whose news? clean it up

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The last few days I’ve reached a new level of frustration with what is often called “news”. I pretty much only watch Al Jazeera English and a smattering of Swedish news these days. AJE is the only straight news sans fluff, sans glorifying ‘celebrities’ and that covers all of the world’s parts (not just western concerns). Swedish news – well – it’s local, so I kind of want to know about that stuff.

But online I follow loads of news, tech, music/entertainment, development, marketing/SEO/PR/comms blogs and sites… and I swear that the only thing that seems to appear across disciplines is the most asinine stuff that is not news and about which we should not care. I don’t even want to give it the time to write about it now except that it seems important in the sense that we are to blame for our own fake news dilemma. We begged for more bullshit, and we got it. So today when every media outlet put out ‘headline news’ about the “quiet” relationship forged by musician Grimes and tech ‘mogul’ Elon Musk, I started to get angry. I am silently screaming, “Who cares, who cares, who cares?!” It’s not news; no one should care… and it’s not quiet if it is the headline on every news, tech, music/entertainment and PR blog or site in existence.

For two days, I have seen too many articles about Donald Glover and his (Childish Gambino’s)  “This is America” single and video. Don’t get me wrong. I love Donald Glover. Yes, Glover is beyond talented; “This is America” is brutal and beautiful all at once. I’ve seen the backlash pieces (i.e. don’t make or expect Glover to be the anti-Kanye). But is this newsworthy? (Arguably this is more newsworthy than the aforementioned bit about celeb personal lives… or about royals having babies and getting hitched and BBC stopping EVERYTHING to report on such truly insignificant trifles; they would have done this anyway but it’s also a convenient way to ignore covering the shambolic state of Brexit.)

Why is this kind of frippery what we care about instead of real things? This is what our sweet tooth begs for, and the 24/7 news (infotainment) cycle, competition in channels and platforms, our inability and lack of desire to understand or grapple with complexity, the sad state of journalism today, too many other things distracting us – why not?

We gluttons of talent we don’t have, money we will never make, and elusive, ephemeral ‘fame’ prioritize these shallow displays over anything that actually matters. We think it’s normal to pay actors and athletes millions of dollars – we don’t even bat an eye at this insanity. We think events like the Met Gala last night, another thing that was plastered all over the headlines, are important. But I don’t even know what the hell the Met Gala is – and not one of these headlines told me. In fact, all they could highlight was what these ‘special people’ in attendance were wearing.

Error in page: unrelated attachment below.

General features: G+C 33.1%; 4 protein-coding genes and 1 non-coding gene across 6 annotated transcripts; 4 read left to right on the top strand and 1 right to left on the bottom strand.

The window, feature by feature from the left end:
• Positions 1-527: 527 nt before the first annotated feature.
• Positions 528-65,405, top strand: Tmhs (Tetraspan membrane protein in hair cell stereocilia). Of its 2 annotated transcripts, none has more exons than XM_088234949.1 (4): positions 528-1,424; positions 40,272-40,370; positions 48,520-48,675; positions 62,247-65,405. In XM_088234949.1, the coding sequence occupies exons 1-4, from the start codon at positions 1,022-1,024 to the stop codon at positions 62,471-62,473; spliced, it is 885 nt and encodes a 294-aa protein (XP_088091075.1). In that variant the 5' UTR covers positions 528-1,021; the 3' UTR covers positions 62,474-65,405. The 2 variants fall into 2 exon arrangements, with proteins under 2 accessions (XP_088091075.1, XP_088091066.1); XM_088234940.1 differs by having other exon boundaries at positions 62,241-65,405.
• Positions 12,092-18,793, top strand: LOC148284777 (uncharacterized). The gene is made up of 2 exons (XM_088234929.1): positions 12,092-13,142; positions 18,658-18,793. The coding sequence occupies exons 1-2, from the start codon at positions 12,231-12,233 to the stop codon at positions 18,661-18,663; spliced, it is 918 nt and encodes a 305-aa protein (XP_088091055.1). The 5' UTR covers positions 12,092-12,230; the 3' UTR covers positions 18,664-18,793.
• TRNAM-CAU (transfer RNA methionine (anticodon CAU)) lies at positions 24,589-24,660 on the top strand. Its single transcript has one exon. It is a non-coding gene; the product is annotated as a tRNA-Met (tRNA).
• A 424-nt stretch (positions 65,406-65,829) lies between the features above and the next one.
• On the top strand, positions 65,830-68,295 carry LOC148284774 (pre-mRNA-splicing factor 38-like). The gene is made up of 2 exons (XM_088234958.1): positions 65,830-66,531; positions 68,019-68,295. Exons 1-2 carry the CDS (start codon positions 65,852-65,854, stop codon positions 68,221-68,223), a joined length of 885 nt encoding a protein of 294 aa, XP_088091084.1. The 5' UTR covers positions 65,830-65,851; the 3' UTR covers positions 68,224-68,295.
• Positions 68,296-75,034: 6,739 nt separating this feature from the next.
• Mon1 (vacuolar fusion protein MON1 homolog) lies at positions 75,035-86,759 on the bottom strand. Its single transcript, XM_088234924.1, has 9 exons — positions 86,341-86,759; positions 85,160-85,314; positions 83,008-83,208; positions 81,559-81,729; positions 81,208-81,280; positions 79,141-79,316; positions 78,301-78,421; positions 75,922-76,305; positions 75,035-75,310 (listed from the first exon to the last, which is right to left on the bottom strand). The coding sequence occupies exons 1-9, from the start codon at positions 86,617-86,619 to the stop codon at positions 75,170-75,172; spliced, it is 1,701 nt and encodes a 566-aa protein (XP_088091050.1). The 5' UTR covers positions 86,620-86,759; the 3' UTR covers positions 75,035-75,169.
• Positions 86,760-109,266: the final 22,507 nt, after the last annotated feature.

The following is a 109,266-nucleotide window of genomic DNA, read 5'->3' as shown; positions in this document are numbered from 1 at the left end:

Meanwhile… I can’t even begin to recount what we ignore in order to find out what designer some personality du jour is wearing or breaking news on celebrity dating. Who has the attention span any more anyway?

Renewable energies

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“He experienced the singular pleasure of watching people he loved fall in love with other people he loved.” –A Little Life, Hanya Yanagihara

Going through life … evaluating all along, sometimes it takes many years to come face to face with the realities of the things you have done, the people you have hurt, the people you have left behind, the people who left you behind, the unfinished friendships, the unspoken words. Looking backwards there are so many missteps, misdeeds that cannot be taken back or redone. Yet, how we choose to live each day now – and how we choose to treat others – can perhaps be a form of renewal. We can generate a field of human renewable energy through our actions. (Never mind my telling someone that a hard-on is also a renewable energy.)

Yes, we can focus our full attention on the person in front of us. No devices, no distractions and no treating them more generally as though they are generic distractions from our otherwise busy and all-consuming lives. I try very hard to practice this, not always successfully. But it sucks to be a distraction to someone. On both sides of that equation: both in being the distraction, feeling that we are taking them away from something and in being the distracted, that feeling that we are just using someone else to pass the time or escape whatever is happening in our life. The worst part is: we are all so distracted on a regular basis that we don’t even realize we are doing this.

We each have our own version of these distractions. People we call when we’re bored, for example. People we meet because there is some lull between activities or significant events. We often cannot discern who our own distractions are unless they are actively making demands of us, acting in their capacity as the distraction who is bothering us, not when we seek them out to pass our otherwise unfilled time.